(Ervin Pajor, 2015)
Reviewed by Missas
RUN”CPC is an arcade game in which you must try to fly through gates in your spaceship. To begin with, the graphics are colourful but plain and there is no in-game music, although there are some sound effects. Nevertheless this is understandable because this game has something rarely seen; it plays in a 3D environment and the gates are essentially complex shapes composed of blocks, and they zoom in really smoothly. I really liked the programmer’s effort on this matter. In order to keep the Z80 undistracted, all the effort has been concentrated on maximising the frame rate. The grab factor is not very strong but it is interesting. In general, you really need to play RUN”CPC because games like this do not appear on the CPC very often.
Reviewed by Robert Small
It seems that mention of Runestone goes hand in hand with the classic The Lords of Midnight, as they share a good few similarities. Panoramic vistas being one, a large fantasy world to get lost in, and a very similar colour palette. The Lords of Midnight has its famous ‘landscaping’ technique. Well, Runestone is brought to you in ‘Venturescope’. So is Runestone the better game? Not quite, but it’s a very good alternative. The world and cast of characters are familiar but it’s an old tale well told. It plays very nicely and has a good difficulty curve. Graphically it’s not quite as good as its rival, but it’s still of a fair standard. The game offers good value for money due to its large and well inhabited game world. Once you’ve finished The Lords of Midnight and its sequel, chart a course for Runestone next.
The Running Man
In 2019, the United States of America is a totalitarian state. Ben Richards was convicted for refusing to fire on a group of protesters and has been selected to take part in a deadly TV game show, The Running Man, where contestants must fight a series of armed opponents known as Stalkers – and no contestant has ever emerged alive. You must defeat four Stalkers and then confront the show’s creator, Damon Killian. Once you defeat a Stalker, there is a mini-game where you must match symbols; if you succeed, your health is restored for the next zone. Most of the Stalkers are fairly easy to beat, and there are no other opponents to fight before you reach them. The graphics are disappointing and there are very few sound effects, but arguably the worst aspect of the game is the annoyingly fiddly and unresponsive controls.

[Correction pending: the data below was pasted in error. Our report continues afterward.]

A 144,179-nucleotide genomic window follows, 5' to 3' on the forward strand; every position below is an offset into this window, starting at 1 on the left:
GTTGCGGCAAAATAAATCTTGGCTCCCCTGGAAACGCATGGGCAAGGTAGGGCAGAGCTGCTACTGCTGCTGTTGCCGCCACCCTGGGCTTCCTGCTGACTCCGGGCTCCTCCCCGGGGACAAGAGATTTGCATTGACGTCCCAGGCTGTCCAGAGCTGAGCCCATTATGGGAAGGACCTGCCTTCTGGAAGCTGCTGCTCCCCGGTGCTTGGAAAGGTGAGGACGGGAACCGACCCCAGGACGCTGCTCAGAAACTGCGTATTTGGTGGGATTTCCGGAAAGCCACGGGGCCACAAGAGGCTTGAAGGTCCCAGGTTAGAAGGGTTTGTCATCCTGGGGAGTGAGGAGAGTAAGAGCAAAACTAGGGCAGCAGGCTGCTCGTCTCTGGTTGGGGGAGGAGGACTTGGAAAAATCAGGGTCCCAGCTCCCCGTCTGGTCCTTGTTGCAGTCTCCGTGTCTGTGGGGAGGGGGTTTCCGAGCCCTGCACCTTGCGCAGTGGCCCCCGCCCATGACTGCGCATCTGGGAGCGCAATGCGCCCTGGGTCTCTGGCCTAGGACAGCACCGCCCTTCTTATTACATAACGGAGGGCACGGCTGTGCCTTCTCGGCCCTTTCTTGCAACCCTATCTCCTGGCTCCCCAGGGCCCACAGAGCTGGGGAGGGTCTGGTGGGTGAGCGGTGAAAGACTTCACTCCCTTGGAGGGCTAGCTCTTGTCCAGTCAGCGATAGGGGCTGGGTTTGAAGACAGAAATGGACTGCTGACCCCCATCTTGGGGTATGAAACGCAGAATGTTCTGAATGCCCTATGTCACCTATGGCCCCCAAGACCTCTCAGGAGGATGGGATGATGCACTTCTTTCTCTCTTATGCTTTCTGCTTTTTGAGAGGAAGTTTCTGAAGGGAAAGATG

RX 220 is a droid who must explore an enemy complex and retrieve fifteen energy modules. Naturally the complex is filled with all sorts of aliens and traps that will destroy RX 220 on contact. No wonder it was sent in to explore the complex instead of a human! Fortunately the droid is equipped with a laser. This is a run-of-the-mill platform game with fairly basic graphics and sound effects. Annoyingly, there are several screens where it’s possible to become trapped with no way of escaping, forcing you to quit and start over again. Microïds normally set a high standard with the presentation and quality of their games, so it’s difficult to understand why they thought this one was worthy of a release.
(US Gold, 1987)
Rygar is on a mission to defeat an evil tyranny, battling through ten stages in this horizontally scrolling platform game. All the usual assortment of aliens and monsters are there, and most of them can fly. However, you’ll have to jump over waterfalls and chasms a lot as well, although it is possible to bounce on monsters’ heads. Stones also appear out of the ground, and shooting them will reveal one of several types of bonus. The graphics are pretty good although they’re not terribly sophisticated, and during each stage, there’s no time to relax at all – but fortunately, the game isn’t all that difficult. And as for the music, it’s also excellent, and strangely familiar...